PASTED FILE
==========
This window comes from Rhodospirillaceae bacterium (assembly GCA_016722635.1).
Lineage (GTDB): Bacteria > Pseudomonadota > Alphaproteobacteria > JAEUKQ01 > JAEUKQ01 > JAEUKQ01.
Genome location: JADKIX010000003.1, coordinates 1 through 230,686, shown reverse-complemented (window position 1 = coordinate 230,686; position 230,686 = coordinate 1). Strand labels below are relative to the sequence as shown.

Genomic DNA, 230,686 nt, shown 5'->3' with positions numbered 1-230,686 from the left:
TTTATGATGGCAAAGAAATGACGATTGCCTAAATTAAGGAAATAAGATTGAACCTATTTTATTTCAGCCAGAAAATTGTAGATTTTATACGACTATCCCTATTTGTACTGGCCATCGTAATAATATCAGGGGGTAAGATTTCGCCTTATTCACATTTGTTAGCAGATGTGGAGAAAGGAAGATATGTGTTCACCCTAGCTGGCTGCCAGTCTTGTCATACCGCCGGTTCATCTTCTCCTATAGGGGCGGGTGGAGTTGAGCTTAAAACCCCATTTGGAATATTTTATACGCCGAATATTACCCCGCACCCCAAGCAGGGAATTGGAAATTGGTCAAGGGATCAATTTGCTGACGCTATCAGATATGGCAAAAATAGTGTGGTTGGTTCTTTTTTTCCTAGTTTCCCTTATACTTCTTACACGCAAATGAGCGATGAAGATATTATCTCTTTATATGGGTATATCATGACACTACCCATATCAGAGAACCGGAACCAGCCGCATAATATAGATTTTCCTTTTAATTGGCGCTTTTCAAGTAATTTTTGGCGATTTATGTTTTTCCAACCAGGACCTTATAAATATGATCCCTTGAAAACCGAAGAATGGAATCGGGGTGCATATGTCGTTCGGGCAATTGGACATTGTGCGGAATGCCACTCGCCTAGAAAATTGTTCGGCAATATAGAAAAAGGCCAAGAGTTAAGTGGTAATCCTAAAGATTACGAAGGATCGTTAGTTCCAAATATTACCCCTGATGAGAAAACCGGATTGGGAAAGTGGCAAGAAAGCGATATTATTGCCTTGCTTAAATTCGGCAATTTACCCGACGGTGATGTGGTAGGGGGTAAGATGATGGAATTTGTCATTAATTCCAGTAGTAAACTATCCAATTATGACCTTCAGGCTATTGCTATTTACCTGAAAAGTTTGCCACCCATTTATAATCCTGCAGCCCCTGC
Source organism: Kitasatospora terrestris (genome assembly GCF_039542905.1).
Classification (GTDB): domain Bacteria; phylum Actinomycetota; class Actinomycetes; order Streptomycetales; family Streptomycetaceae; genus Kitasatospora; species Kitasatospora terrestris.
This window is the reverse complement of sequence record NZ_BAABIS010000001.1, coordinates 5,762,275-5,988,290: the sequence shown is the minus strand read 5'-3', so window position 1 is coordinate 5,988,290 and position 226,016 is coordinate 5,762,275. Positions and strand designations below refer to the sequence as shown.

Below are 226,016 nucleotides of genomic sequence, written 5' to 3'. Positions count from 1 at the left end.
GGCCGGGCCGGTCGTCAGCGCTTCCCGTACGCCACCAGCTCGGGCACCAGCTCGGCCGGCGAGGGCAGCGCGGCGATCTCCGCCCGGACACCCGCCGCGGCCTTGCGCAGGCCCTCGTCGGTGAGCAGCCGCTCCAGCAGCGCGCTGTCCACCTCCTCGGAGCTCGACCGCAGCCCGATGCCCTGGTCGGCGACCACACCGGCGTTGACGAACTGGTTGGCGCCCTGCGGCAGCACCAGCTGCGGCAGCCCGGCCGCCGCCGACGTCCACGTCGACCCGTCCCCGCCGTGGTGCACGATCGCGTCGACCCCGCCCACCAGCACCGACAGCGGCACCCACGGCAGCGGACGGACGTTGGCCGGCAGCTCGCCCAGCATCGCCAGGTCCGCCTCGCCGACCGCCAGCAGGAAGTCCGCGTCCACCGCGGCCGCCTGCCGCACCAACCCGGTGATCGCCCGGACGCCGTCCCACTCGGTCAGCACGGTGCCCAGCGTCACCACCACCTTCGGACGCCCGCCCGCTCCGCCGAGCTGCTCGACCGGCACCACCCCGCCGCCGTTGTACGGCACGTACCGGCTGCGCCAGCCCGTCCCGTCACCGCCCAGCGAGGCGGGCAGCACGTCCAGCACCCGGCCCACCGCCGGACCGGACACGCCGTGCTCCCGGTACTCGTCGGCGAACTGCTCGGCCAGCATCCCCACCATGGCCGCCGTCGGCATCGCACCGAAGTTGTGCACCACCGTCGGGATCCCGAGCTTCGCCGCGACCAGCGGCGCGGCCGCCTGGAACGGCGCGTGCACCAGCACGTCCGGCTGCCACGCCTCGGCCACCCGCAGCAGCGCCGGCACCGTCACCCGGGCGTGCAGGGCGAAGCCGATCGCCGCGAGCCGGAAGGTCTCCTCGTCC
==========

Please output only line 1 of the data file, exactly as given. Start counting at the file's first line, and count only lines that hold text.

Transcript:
This window comes from Rhodospirillaceae bacterium (assembly GCA_016722635.1).